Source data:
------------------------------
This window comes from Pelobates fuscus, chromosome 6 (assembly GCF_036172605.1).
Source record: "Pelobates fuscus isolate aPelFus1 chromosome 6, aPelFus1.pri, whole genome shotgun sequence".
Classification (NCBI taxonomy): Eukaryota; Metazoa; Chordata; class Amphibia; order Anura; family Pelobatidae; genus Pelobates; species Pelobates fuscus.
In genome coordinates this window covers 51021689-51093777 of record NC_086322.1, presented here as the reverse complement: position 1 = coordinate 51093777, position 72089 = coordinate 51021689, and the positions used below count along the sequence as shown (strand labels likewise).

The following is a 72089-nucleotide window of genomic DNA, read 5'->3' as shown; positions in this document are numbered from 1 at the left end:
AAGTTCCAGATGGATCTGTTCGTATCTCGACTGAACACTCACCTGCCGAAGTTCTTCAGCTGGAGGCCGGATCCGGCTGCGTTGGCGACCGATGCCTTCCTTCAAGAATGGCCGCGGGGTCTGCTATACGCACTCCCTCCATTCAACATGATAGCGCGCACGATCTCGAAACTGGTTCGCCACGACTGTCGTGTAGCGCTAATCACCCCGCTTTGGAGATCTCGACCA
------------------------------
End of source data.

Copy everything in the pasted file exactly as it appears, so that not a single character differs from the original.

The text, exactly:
This window comes from Pelobates fuscus, chromosome 6 (assembly GCF_036172605.1).
Source record: "Pelobates fuscus isolate aPelFus1 chromosome 6, aPelFus1.pri, whole genome shotgun sequence".
Classification (NCBI taxonomy): Eukaryota; Metazoa; Chordata; class Amphibia; order Anura; family Pelobatidae; genus Pelobates; species Pelobates fuscus.
In genome coordinates this window covers 51021689-51093777 of record NC_086322.1, presented here as the reverse complement: position 1 = coordinate 51093777, position 72089 = coordinate 51021689, and the positions used below count along the sequence as shown (strand labels likewise).

The following is a 72089-nucleotide window of genomic DNA, read 5'->3' as shown; positions in this document are numbered from 1 at the left end:
AAGTTCCAGATGGATCTGTTCGTATCTCGACTGAACACTCACCTGCCGAAGTTCTTCAGCTGGAGGCCGGATCCGGCTGCGTTGGCGACCGATGCCTTCCTTCAAGAATGGCCGCGGGGTCTGCTATACGCACTCCCTCCATTCAACATGATAGCGCGCACGATCTCGAAACTGGTTCGCCACGACTGTCGTGTAGCGCTAATCACCCCGCTTTGGAGATCTCGACCA